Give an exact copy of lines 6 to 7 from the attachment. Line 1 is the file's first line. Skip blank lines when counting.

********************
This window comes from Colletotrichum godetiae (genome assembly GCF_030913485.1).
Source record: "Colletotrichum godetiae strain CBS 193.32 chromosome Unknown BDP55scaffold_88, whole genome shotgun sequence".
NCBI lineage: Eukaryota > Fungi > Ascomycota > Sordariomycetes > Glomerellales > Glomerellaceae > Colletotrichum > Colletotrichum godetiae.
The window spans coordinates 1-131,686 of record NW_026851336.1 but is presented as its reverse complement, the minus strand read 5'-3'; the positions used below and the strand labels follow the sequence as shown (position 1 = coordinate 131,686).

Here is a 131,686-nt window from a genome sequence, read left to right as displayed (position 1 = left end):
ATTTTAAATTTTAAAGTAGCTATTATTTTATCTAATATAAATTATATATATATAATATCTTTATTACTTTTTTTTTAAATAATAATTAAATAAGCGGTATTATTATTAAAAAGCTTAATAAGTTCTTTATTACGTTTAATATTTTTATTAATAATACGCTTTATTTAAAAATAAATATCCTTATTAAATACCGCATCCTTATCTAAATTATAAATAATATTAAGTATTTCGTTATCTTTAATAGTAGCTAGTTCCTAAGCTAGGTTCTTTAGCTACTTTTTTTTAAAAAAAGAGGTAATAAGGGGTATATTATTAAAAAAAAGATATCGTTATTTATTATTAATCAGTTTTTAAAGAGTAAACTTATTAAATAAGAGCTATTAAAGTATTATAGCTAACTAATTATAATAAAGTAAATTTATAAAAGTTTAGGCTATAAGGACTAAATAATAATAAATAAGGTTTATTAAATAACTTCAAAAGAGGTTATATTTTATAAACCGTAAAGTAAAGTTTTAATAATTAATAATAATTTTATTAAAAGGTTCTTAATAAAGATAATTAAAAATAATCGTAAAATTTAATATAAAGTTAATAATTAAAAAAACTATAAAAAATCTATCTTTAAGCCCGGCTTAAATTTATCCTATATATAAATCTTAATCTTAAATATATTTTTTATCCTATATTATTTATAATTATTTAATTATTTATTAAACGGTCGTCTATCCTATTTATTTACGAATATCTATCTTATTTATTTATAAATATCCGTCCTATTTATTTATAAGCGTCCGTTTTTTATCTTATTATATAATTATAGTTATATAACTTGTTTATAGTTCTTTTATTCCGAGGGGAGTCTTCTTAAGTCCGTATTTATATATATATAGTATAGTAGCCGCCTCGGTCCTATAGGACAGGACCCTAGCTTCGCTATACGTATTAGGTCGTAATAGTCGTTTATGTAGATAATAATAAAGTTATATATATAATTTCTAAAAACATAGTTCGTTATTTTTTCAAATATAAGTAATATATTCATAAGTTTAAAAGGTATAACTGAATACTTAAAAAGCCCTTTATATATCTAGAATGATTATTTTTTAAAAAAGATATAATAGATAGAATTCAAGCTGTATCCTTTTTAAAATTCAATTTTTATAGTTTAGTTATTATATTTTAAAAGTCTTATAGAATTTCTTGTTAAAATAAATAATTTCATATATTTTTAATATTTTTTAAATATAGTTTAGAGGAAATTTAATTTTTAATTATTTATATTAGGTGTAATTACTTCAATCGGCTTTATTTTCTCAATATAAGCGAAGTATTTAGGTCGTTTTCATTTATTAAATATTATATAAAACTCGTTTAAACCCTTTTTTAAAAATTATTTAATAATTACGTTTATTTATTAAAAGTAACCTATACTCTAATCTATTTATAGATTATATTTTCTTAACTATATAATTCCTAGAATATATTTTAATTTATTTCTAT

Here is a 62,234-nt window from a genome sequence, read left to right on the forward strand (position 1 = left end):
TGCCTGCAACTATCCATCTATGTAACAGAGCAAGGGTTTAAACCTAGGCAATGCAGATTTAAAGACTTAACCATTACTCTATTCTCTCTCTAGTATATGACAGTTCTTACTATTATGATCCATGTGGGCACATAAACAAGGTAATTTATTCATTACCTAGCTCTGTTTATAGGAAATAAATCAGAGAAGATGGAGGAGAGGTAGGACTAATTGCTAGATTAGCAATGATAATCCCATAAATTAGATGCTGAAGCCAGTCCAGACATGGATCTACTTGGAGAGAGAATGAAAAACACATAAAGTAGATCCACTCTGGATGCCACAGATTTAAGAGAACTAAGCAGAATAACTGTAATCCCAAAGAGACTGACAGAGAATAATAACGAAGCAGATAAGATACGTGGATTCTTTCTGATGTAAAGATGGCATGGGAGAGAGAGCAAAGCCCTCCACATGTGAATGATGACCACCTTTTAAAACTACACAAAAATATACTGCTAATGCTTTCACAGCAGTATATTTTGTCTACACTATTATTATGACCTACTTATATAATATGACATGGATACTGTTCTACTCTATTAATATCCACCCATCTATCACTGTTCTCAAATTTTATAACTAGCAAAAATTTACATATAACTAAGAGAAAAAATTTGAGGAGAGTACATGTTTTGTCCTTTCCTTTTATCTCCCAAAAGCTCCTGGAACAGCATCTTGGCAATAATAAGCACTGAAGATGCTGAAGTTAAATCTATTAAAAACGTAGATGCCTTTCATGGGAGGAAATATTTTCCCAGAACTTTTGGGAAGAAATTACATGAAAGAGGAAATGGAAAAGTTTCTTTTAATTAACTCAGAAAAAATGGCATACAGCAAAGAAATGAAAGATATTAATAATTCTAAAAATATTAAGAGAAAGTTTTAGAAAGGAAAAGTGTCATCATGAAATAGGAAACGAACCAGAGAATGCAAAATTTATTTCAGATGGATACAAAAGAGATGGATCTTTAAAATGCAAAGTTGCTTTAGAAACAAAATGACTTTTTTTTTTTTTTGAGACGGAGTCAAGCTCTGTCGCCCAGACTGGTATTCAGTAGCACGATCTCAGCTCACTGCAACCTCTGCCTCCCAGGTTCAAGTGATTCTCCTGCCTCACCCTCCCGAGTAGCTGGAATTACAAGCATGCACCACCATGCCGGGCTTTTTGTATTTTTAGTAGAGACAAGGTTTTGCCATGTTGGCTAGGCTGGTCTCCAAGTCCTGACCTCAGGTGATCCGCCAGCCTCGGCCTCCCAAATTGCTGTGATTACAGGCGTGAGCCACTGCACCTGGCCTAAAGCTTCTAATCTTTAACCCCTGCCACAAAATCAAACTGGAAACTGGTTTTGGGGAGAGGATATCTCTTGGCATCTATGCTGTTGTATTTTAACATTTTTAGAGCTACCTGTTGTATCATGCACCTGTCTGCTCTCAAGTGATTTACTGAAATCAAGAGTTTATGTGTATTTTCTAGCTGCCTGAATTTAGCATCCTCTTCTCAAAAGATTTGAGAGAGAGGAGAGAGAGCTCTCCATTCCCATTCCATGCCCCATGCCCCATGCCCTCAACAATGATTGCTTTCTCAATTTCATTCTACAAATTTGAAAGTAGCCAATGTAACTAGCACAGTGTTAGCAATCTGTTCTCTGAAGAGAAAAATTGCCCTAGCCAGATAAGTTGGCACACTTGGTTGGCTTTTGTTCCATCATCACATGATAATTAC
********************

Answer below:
ATTTTAAATTTTAAAGTAGCTATTATTTTATCTAATATAAATTATATATATATAATATCTTTATTACTTTTTTTTTAAATAATAATTAAATAAGCGGTATTATTATTAAAAAGCTTAATAAGTTCTTTATTACGTTTAATATTTTTATTAATAATACGCTTTATTTAAAAATAAATATCCTTATTAAATACCGCATCCTTATCTAAATTATAAATAATATTAAGTATTTCGTTATCTTTAATAGTAGCTAGTTCCTAAGCTAGGTTCTTTAGCTACTTTTTTTTAAAAAAAGAGGTAATAAGGGGTATATTATTAAAAAAAAGATATCGTTATTTATTATTAATCAGTTTTTAAAGAGTAAACTTATTAAATAAGAGCTATTAAAGTATTATAGCTAACTAATTATAATAAAGTAAATTTATAAAAGTTTAGGCTATAAGGACTAAATAATAATAAATAAGGTTTATTAAATAACTTCAAAAGAGGTTATATTTTATAAACCGTAAAGTAAAGTTTTAATAATTAATAATAATTTTATTAAAAGGTTCTTAATAAAGATAATTAAAAATAATCGTAAAATTTAATATAAAGTTAATAATTAAAAAAACTATAAAAAATCTATCTTTAAGCCCGGCTTAAATTTATCCTATATATAAATCTTAATCTTAAATATATTTTTTATCCTATATTATTTATAATTATTTAATTATTTATTAAACGGTCGTCTATCCTATTTATTTACGAATATCTATCTTATTTATTTATAAATATCCGTCCTATTTATTTATAAGCGTCCGTTTTTTATCTTATTATATAATTATAGTTATATAACTTGTTTATAGTTCTTTTATTCCGAGGGGAGTCTTCTTAAGTCCGTATTTATATATATATAGTATAGTAGCCGCCTCGGTCCTATAGGACAGGACCCTAGCTTCGCTATACGTATTAGGTCGTAATAGTCGTTTATGTAGATAATAATAAAGTTATATATATAATTTCTAAAAACATAGTTCGTTATTTTTTCAAATATAAGTAATATATTCATAAGTTTAAAAGGTATAACTGAATACTTAAAAAGCCCTTTATATATCTAGAATGATTATTTTTTAAAAAAGATATAATAGATAGAATTCAAGCTGTATCCTTTTTAAAATTCAATTTTTATAGTTTAGTTATTATATTTTAAAAGTCTTATAGAATTTCTTGTTAAAATAAATAATTTCATATATTTTTAATATTTTTTAAATATAGTTTAGAGGAAATTTAATTTTTAATTATTTATATTAGGTGTAATTACTTCAATCGGCTTTATTTTCTCAATATAAGCGAAGTATTTAGGTCGTTTTCATTTATTAAATATTATATAAAACTCGTTTAAACCCTTTTTTAAAAATTATTTAATAATTACGTTTATTTATTAAAAGTAACCTATACTCTAATCTATTTATAGATTATATTTTCTTAACTATATAATTCCTAGAATATATTTTAATTTATTTCTAT

Here is a 62,234-nt window from a genome sequence, read left to right on the forward strand (position 1 = left end):